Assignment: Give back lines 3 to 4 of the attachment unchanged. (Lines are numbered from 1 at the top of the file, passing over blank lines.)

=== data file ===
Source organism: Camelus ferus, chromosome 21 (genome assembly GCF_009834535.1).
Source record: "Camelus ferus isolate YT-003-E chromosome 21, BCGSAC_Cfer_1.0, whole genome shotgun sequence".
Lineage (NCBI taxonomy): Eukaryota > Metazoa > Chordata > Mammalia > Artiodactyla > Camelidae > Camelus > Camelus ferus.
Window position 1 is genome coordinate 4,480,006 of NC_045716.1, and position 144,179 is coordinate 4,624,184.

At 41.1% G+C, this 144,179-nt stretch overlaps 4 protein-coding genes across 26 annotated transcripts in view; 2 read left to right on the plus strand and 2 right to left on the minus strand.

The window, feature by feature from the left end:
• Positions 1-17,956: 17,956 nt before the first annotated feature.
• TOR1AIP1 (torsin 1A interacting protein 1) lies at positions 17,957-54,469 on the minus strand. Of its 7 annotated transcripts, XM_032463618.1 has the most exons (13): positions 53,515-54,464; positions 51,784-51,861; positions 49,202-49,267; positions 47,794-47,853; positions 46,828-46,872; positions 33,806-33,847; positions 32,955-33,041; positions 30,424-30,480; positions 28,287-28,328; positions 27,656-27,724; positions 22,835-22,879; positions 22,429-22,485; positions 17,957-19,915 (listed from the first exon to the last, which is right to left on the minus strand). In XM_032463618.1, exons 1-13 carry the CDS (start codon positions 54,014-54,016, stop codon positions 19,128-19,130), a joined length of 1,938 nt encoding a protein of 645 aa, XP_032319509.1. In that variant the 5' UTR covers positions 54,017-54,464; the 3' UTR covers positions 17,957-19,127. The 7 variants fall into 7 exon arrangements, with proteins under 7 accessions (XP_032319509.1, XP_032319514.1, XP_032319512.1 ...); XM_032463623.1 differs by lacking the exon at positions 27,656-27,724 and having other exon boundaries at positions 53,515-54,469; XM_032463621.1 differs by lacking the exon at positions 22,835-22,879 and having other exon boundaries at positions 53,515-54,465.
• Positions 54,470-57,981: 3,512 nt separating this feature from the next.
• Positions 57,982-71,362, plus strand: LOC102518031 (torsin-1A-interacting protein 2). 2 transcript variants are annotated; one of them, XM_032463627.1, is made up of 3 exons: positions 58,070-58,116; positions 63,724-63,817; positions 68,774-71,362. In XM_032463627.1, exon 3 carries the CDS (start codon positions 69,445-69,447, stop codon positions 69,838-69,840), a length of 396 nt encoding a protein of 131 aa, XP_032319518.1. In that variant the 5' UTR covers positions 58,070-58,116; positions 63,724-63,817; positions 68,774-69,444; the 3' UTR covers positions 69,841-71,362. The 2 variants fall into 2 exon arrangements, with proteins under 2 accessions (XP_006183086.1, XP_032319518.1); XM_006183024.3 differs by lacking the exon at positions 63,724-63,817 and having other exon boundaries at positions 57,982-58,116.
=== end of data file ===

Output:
Lineage (NCBI taxonomy): Eukaryota > Metazoa > Chordata > Mammalia > Artiodactyla > Camelidae > Camelus > Camelus ferus.
Window position 1 is genome coordinate 4,480,006 of NC_045716.1, and position 144,179 is coordinate 4,624,184.